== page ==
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In last week’s review of Silicon Valley, I remarked that the show has been unafraid to have the Pied Piper gang enjoy the spoils of their success. However, this week’s episode, “Bachman’s Earning’s Over-Ride,” focuses on the downfall of Pied Piper’s resident blowhard, Erlich Bachman. After divesting himself of company stock in order to pay his outstanding debts, Erlich is not only broke but risks having his reputation—such as it is—ruined. When he’s confronted by Richard about selling his stock, Erlich reacts in his usually officious manner.
“Erlich Bachman, the name that used to be synonymous with success, went broke and was forced to sell. I got royally fucked, Richard.”
In typical Silicon Valley fashion, Erlich’s tender and revealing speech is undercut by the fact that he’s wearing a bright green Pied Piper costume with a stuffed unicorn around his waist. Still, “Bachman’s Earning’s Over-Ride” lays bare Erlich’s fears and vulnerabilities in a manner most shows wouldn’t dare. Writer Carrie Kemper has Erlich evoke the name of ousted Apple co-founder Ron Wayne as a way to remind viewers that the glitz and glamour of the real-life Silicon Valley conceals its fair share of disappointments and defeats. It’s that sort of verisimilitude that enables Silicon Valley to shed its hardened tech-geek exterior to find the moments that anyone who’s ever had to work for a living can relate to.
Shamelessly egotistical and self-absorbed, Erlich should be the sort of character audiences love to hate and want to see fail. Thankfully, the role is in the more-than-capable hands of T.J. Miller, who tempers Erlich’s bluster and brio with the right amount of “even I know that at this very moment I’m bullshitting you” playfulness. Despite his faults, we’re charmed by Erlich’s Harold Hill-like hucksterism and his quasi-sagacious delivery of business aphorisms that sound like The Dude stumbled into a TED talk. But above all, we accept Erlich because we relate to his yearning for respect and a place to belong. What ultimately redeems Erlich is his love for his metaphorical life partner, Richard, and his willingness to sacrifice his pride in order to retain his place within the Pied Piper family, even if that means adopting a different role than the one to which he’s accustomed.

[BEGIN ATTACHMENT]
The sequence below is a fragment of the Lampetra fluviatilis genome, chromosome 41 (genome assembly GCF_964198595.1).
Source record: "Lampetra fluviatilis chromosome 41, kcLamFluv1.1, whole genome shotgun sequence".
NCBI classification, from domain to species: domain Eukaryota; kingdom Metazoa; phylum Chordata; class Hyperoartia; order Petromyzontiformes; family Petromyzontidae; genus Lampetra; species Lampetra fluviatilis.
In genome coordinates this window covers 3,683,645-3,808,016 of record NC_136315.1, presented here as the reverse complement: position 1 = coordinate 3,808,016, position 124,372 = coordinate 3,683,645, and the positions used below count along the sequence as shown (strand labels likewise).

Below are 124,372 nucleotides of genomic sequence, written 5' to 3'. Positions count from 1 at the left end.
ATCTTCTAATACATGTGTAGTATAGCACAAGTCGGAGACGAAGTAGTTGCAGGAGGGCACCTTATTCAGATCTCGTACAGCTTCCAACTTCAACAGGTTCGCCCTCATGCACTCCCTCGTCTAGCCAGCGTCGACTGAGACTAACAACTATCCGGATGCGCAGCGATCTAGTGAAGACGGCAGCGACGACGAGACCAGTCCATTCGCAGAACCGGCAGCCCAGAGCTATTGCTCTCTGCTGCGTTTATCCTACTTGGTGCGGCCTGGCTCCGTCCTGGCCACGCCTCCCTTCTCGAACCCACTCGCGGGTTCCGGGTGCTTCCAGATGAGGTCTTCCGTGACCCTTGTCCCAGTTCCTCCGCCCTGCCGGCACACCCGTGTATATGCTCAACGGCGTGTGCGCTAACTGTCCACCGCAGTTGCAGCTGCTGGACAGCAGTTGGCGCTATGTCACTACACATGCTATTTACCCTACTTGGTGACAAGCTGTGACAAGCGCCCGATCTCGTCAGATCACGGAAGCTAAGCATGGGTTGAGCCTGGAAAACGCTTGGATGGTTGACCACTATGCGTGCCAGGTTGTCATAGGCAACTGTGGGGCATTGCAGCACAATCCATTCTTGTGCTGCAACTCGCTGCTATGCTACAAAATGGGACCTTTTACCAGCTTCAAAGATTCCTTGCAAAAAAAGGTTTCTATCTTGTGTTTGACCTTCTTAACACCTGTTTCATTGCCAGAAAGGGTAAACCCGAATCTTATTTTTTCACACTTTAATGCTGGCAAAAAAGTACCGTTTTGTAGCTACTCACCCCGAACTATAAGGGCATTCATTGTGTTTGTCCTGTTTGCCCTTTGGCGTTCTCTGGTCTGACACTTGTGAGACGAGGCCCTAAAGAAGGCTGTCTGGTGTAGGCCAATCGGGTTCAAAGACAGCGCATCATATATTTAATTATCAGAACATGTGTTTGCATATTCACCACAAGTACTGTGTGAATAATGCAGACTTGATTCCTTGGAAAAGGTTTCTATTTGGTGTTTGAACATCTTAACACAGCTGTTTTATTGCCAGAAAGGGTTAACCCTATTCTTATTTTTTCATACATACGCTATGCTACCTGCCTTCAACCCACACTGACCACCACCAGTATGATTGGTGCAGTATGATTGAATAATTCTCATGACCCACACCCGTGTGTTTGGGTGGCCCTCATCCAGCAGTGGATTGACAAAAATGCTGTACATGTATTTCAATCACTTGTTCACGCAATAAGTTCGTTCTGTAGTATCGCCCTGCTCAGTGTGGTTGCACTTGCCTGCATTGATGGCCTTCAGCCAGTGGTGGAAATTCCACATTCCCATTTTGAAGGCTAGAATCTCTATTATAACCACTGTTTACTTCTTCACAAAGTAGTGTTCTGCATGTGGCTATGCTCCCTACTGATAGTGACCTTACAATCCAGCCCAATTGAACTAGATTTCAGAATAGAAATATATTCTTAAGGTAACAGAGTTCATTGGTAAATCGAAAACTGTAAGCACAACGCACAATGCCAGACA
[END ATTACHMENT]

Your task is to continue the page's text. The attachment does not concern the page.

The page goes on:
In sharp contrast to Erlich’s self-depreciating humility, Gavin Belson stridently refuses to accept neither defeat nor his role in said defeat. After a less-than-inspiring presentation with a tortoise and a hare, the Hooli board does something that any self-respecting Google analogue would’ve done seasons ago: relive Gavin of his duties as CEO. Or, to quote the nameless board member who clearly has her Masters in Orwellian doublespeak: “Our intention is simply to transition you into a more appropriate role within the company, one with less oversight of day-to-day operations.” This leads to his banishment to the roof, which is the show’s subtle way of reminding the audience that, pretensions aside, Gavin is really not much brighter than Big Head.
A later scene between Gavin and “Action” Jack Barker, as played by the splendiferous Stephen Tobolowsky, acutely captures the existential loneliness of being a deposed CEO who has all the resources he could want at his disposal, but with no one to enjoy them with. Like two ships (or planes, as the case may be) passing in the night, the two ex-captains of industry have a pleasant enough conversation about their shared love of Jackson Hole, but as a result of their selfishness they’ve also precluded themselves from the path of warmth of community and camaraderie that Erlich chose. Even if Erlich doesn’t become the Jobs-like icon he’d hoped he would, at least he can take comfort in his friends. Because, as the great Michael Stipe reminds us, everybody hurts sometimes. And, Silicon Valley suggests, it’s the people that acknowledge it and move past it that are the true successes.